Baseball Toaster Bad Altitude
Real Teams Don't Have Swimming Pools in Their Outfields
2005-05-12 09:25
by Mark T.R. Donohue

The Arizona Diamondbacks were really bad last year. Really bad. They lost 111 games. Then they announced that they had to trade their best player, claiming debt coming out of their ears and declaring a commitment to rebuilding from within the organization. Then, oddly, they started handing out blank checks, even hiring an agent as their new GM. Not only were their signings out of thin air, they were also what some might call in the parlance "stupid." They gave depressingly average starter Russ Ortiz, he of the career 4.03 ERA, 4 years, $33 million. They gave Troy Glaus, whose shoulder is made of bone china, 4 years, $45 million. They even gave Shawn Estes $2.5 million for a year for good measure. In the three-way Randy Johnson trade, they brought on board the greatest Jewish Dodger since Koufax, Shawn Green, and the $30 million remaining on his deal. What happened to their debt? Maybe they forgot to cash one of their paychecks. Maybe someone stole their ATM card.

Even if these players were good (or in Glaus's case, consistently healthy), they would have to be otherworldly to make the difference between 111 losses and the playoffs, even in the watered-down West. The D-Backs are a slightly illusory 20-15 right now; their run differential suggests a more pedestrian 16-19. (For consistency's sake, they were indeed exactly as bad as their record last year, or to be precise a game better.)  Ortiz certainly hasn't contributed to the improvement. Russ is 2-2 with a 5.21 ERA, a .288 BAA, and an invisible 3.79 K/9 figure. Green has been his usual underachieving self as well: .258/.313./.402, 18 RBIs.

Glaus, on the other hand, has been fantastic. Near MVP-level, actually, and not a sniff of the disabled list so far. .288/.384/.640, 10 homers, even 3 stolen bases for variety's sake. And continuing one of the great mysteries of the universe, Shawn Estes is having another one of his weird Shawn Estes seasons, like when he won 15 games with a 5.84 ERA for the Rockies last year, or almost won 20 for the Giants in '97. Estes' 3.74 ERA so far this season is almost a full run lower than his career 4.68 mark, despite his strikeout rate being significantly lowered and his pitching his home games in a pretty good hitters' park. I would say that this cannot continue, except it's Shawn Estes -- anything could happen.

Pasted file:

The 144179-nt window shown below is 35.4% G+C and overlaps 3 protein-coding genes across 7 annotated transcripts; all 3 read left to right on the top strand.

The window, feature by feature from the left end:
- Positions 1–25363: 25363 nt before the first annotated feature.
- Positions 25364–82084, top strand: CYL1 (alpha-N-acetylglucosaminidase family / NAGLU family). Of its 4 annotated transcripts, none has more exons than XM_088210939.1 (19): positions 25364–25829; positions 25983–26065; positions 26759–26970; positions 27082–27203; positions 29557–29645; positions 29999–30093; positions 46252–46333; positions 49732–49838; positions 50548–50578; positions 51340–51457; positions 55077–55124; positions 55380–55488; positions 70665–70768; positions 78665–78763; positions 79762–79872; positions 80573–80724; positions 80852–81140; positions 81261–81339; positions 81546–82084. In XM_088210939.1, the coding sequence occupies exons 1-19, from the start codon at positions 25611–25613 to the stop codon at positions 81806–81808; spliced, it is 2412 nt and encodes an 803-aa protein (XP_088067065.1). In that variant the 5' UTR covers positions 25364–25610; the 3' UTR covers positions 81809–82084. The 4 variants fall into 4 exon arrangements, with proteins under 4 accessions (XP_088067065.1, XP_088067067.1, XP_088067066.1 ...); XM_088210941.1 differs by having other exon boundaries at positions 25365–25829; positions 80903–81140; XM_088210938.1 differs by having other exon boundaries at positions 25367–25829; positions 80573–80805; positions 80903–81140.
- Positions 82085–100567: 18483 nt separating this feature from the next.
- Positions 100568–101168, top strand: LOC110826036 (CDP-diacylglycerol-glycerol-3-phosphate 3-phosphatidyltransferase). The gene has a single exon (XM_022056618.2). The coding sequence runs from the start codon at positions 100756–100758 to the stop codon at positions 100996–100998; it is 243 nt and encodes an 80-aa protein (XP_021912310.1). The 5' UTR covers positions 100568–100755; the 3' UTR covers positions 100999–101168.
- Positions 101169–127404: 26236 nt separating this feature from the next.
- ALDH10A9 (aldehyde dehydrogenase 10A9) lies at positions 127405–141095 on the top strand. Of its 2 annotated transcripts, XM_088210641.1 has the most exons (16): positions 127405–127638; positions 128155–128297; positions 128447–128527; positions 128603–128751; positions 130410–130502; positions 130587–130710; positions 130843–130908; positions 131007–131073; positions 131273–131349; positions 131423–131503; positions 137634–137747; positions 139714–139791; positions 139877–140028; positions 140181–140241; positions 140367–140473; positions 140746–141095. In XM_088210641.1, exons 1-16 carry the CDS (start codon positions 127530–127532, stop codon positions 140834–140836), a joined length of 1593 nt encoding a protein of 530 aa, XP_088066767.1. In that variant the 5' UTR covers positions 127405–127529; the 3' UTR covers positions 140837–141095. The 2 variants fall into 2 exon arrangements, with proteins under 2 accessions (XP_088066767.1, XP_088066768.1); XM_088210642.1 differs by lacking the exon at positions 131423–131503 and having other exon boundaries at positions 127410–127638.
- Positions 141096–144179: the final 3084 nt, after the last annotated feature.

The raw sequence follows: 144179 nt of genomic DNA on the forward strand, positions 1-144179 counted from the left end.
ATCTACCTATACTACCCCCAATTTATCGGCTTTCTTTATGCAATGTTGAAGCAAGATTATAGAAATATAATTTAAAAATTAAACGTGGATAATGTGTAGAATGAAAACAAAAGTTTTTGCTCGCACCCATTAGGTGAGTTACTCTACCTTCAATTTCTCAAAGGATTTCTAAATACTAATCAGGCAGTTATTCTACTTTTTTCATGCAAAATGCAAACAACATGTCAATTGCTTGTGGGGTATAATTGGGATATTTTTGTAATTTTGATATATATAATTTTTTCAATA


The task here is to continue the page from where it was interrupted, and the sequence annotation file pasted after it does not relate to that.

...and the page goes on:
The Rockies will face both Estes and Ortiz in this four-gamer as well as erstwhile Yankee minor-leaguer Brad Halsey and the D-Backs' own product Brandon Webb. It's Ortiz-Chacon, Halsey-Francis, and Webb-Wright in the three night games, then Estes-Jennings (there's a matchup for the ages!) Sunday afternoon. Webb is emerging as the staff ace (4-0, 3.30 ERA, 1.36 WHIP) and Halsey (2-1, 3.46, 1.22) has been just as good. Closer Brandon Lyon (13 saves, 1.56 ERA) has been Arizona's biggest pleasant surprise on the young season. Setup man Lance Cormier has yet to allow an earned run in 15 innings. The Diamondbacks' bullpen takes a serious dive after that, though, so the Rockies' homefield advantage should come into play big-time in this series. You can beat these guys in the middle innings.

With the improved play of the Colorado bullpen in the last few series, expectations have to be raised for matchups at home with weaker teams like Arizona. The D-Backs offense is punchless (13th in the NL in OPS, ahead of only Pittsburgh, Philadelphia, and Houston) and their pitching has overperformed to this point. We shouldn't hope that the Rockies win 3 of 4 -- we should expect it!

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